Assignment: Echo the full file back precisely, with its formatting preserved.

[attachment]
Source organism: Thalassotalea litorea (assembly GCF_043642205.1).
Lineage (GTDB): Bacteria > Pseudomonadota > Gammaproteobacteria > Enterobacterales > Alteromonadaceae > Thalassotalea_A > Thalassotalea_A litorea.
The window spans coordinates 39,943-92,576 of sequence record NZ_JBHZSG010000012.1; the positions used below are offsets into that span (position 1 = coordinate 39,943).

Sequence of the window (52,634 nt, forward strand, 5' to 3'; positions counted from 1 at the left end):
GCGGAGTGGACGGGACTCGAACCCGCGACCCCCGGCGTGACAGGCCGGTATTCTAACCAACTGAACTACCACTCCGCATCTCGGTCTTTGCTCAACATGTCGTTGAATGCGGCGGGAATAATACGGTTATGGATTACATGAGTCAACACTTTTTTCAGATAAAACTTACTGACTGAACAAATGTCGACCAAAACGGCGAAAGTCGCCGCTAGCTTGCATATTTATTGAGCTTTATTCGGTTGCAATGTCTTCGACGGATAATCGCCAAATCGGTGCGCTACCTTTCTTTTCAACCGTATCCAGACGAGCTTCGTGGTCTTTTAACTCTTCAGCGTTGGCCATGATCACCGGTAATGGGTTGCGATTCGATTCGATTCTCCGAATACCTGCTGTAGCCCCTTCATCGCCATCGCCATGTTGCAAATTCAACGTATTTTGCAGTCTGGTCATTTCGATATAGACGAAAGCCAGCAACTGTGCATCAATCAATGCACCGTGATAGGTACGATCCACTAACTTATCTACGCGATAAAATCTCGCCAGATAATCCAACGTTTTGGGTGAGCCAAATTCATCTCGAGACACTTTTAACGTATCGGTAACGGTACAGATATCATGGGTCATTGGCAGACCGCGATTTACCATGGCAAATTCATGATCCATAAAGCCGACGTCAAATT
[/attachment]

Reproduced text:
Source organism: Thalassotalea litorea (assembly GCF_043642205.1).
Lineage (GTDB): Bacteria > Pseudomonadota > Gammaproteobacteria > Enterobacterales > Alteromonadaceae > Thalassotalea_A > Thalassotalea_A litorea.
The window spans coordinates 39,943-92,576 of sequence record NZ_JBHZSG010000012.1; the positions used below are offsets into that span (position 1 = coordinate 39,943).

Sequence of the window (52,634 nt, forward strand, 5' to 3'; positions counted from 1 at the left end):
GCGGAGTGGACGGGACTCGAACCCGCGACCCCCGGCGTGACAGGCCGGTATTCTAACCAACTGAACTACCACTCCGCATCTCGGTCTTTGCTCAACATGTCGTTGAATGCGGCGGGAATAATACGGTTATGGATTACATGAGTCAACACTTTTTTCAGATAAAACTTACTGACTGAACAAATGTCGACCAAAACGGCGAAAGTCGCCGCTAGCTTGCATATTTATTGAGCTTTATTCGGTTGCAATGTCTTCGACGGATAATCGCCAAATCGGTGCGCTACCTTTCTTTTCAACCGTATCCAGACGAGCTTCGTGGTCTTTTAACTCTTCAGCGTTGGCCATGATCACCGGTAATGGGTTGCGATTCGATTCGATTCTCCGAATACCTGCTGTAGCCCCTTCATCGCCATCGCCATGTTGCAAATTCAACGTATTTTGCAGTCTGGTCATTTCGATATAGACGAAAGCCAGCAACTGTGCATCAATCAATGCACCGTGATAGGTACGATCCACTAACTTATCTACGCGATAAAATCTCGCCAGATAATCCAACGTTTTGGGTGAGCCAAATTCATCTCGAGACACTTTTAACGTATCGGTAACGGTACAGATATCATGGGTCATTGGCAGACCGCGATTTACCATGGCAAATTCATGATCCATAAAGCCGACGTCAAATT